At present it might seem that the followers of Christ were the worst off — they suffered, and their persecutors prospered. But this was only for a time. The end would come — a happy end for the suffering Christians, and a dreadful end for their persecutors. How was it possible that these should escape? It pleased God to make His servants partakers of the sufferings of Christ, to chasten them for their good, and to lead them to glory by the pathway of trial. But how much greater sufferings must be in store for those who would not obey the gospel! Not chastisements, as in the case of the Christians — but the just outpouring of God's wrath for sin.
He follows this up with another question, "If the righteous one is scarcely saved — then where will the ungodly and the sinner appear?" This word "scarcely" does not mean that there is any doubt about the righteous being saved. There is none. The soul of the believer is safe in Christ. "He is able to save to the uttermost — all who come unto God by Him" (Hebrews 7:25). "They shall never perish, neither shall any man pluck them out of My hand" (John 10:28). But the difficulties of the Christian course are so great; its hindrances, temptations, and trials so many; that the apostle speaks "If it is hard for the righteous to be saved"; surely — yet hard; like the shipwrecked sailor, who has struggled to land through the rough waves that drove him hack again and again, and now rests safe on the rock beyond their reach; he too is saved, completely saved, but "scarcely saved."
Now, "If it is hard for the righteous to be saved — then what will become of the ungodly and the sinner?" If the dangers and difficulties in the way of salvation are so many and great, even to one who presses toward the mark and seeks salvation as the one thing needful — then what must become of the careless sinner, who neglects his soul and slights his Savior, and does not seek his soul's salvation?
What will become of the ungodly and the sinner in the great day of the final judgment? What a solemn question! A question without an answer. It needs no answer. Conscience itself gives the answer — the conscience of the ungodly and the sinner — an answer which he fears to think of and drives from his mind — and yet knows to be true.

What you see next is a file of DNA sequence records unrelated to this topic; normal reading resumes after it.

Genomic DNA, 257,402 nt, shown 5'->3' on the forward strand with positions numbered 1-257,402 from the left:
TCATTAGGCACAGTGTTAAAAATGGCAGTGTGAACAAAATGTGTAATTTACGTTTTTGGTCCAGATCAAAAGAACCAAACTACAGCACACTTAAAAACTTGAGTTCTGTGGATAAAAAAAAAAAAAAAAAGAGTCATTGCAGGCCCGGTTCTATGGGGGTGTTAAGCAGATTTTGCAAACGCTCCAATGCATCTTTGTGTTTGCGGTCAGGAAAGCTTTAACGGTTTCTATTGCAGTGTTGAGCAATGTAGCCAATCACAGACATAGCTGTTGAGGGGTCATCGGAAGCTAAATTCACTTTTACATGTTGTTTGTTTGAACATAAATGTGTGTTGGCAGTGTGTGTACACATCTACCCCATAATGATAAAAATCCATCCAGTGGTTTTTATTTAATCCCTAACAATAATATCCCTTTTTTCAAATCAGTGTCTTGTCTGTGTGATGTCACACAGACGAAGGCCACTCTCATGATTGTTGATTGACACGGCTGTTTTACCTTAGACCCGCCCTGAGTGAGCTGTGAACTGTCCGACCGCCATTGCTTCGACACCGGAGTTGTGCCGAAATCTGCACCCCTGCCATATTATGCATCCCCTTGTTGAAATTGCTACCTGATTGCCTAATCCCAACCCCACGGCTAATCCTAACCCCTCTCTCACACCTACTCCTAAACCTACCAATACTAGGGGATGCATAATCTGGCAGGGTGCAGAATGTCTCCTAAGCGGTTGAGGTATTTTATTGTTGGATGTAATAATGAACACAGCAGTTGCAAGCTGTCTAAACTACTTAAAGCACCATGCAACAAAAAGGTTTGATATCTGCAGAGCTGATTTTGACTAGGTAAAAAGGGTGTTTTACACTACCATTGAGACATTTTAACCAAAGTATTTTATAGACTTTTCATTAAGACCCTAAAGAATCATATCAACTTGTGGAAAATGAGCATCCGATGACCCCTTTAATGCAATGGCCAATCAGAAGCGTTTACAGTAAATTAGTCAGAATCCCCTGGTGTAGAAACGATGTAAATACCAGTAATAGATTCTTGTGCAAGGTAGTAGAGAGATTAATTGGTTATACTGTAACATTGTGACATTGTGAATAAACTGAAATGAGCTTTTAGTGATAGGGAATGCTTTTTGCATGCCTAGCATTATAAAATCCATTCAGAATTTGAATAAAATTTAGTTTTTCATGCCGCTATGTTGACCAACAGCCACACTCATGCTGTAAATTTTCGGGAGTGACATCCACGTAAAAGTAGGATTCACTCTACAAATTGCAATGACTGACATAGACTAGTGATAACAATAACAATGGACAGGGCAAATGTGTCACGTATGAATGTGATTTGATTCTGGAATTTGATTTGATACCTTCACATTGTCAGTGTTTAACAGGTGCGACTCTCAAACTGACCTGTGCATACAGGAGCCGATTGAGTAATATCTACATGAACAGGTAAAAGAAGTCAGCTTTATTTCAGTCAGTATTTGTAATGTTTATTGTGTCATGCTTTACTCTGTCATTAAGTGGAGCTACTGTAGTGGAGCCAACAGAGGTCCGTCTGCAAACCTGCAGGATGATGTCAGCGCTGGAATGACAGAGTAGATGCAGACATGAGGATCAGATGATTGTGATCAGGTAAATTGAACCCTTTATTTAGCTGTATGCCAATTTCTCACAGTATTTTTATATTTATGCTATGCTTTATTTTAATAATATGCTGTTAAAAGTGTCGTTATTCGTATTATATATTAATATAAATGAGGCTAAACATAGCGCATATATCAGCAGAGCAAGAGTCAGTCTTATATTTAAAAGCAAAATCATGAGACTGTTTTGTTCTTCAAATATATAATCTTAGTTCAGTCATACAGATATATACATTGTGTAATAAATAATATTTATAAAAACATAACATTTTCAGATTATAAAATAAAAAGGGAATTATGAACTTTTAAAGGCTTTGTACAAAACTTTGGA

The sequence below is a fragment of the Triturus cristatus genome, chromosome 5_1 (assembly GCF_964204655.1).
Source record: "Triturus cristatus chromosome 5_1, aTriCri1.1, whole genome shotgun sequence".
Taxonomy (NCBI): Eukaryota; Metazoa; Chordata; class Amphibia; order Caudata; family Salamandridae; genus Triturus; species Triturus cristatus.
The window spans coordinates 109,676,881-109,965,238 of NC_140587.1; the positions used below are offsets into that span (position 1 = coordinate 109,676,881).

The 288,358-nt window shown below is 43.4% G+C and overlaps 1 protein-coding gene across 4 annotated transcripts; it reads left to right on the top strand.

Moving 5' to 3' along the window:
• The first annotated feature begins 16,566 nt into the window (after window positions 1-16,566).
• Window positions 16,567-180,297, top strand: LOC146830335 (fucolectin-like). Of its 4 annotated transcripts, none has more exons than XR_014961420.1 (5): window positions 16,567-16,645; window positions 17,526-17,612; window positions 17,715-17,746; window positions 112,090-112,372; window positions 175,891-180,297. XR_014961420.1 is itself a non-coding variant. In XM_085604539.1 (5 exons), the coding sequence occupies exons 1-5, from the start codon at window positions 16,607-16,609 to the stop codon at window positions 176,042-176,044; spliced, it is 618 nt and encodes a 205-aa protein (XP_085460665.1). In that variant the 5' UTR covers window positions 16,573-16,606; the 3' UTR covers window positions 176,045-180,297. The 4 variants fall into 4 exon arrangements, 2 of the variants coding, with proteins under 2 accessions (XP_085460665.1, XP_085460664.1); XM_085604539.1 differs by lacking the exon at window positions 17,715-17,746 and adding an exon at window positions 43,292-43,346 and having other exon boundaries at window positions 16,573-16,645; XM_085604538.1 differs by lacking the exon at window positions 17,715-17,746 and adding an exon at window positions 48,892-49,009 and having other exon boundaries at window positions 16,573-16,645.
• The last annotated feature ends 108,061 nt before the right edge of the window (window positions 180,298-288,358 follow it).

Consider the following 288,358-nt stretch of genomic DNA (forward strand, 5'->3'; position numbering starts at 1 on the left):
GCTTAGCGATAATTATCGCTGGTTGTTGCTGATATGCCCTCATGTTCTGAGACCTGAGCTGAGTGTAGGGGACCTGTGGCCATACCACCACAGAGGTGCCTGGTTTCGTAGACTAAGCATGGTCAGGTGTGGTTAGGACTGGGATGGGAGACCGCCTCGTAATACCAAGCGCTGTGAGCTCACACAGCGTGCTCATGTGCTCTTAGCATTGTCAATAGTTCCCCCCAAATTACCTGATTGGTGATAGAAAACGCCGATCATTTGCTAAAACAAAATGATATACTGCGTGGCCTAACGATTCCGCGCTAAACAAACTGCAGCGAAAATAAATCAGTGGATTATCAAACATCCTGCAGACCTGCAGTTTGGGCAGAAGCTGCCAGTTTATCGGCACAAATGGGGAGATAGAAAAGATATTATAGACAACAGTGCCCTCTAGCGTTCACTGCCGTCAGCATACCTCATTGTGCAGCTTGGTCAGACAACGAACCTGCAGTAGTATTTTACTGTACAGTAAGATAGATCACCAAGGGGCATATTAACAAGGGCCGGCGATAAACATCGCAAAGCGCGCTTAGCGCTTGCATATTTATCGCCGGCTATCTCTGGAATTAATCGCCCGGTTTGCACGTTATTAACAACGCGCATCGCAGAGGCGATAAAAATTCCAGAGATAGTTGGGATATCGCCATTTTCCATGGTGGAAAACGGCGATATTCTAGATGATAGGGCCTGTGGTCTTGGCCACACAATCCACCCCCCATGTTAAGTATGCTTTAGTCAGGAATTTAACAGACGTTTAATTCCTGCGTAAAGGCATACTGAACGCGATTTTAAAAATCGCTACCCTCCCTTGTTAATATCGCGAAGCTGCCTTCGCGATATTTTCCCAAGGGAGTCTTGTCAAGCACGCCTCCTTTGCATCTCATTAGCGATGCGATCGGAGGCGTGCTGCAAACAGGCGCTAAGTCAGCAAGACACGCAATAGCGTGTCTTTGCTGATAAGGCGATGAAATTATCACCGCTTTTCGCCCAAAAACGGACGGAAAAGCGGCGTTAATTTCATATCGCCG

But this question need cause no fear to the humble servant of Christ who believes in Him, follows Him, and perhaps suffers for His sake. Let not such a one fear. The apostle bids such to "commit the keeping of their souls to Him in well doing, as unto a faithful Creator." Let them fear nothing but sin. In well doing, in a prayerful and watchful course, in a constant and earnest endeavor through grace to maintain a conscience void of offence toward God and toward men — let them commit their souls to God in the confidence of faith.
He is their Creator — He made them. He rules and governs all things — He can preserve them and save them. And He will do so, for He is their faithful Creator. He has promised to save all who come to Him by Christ Jesus. He has both provided and accepted the great atonement. He has laid on Him the iniquity of us all. He will be faithful to His covenant. He will not require again the penalty that has already been paid in the precious blood of Christ. Not one word of promise shall fail — He will save His people with an everlasting salvation.
The humble believer who lies on a bed of pain and sickness, and for the love of Jesus strives to bear all with patience and submission, though he may be free from persecution and may even be surrounded by those who like himself love the Savior — is yet no doubt accepted as a sufferer for Christ's sake, a sufferer according to the will of God. Let such a one take to himself the comfort of this passage. It is not for the persecuted alone — but for all Christ's sufferers. Let him commit his soul again and again to his God and Savior. Let him not doubt or fear. God will be with him through all — even to the end. And at length He will take him to his eternal rest, where all suffering will be past forever!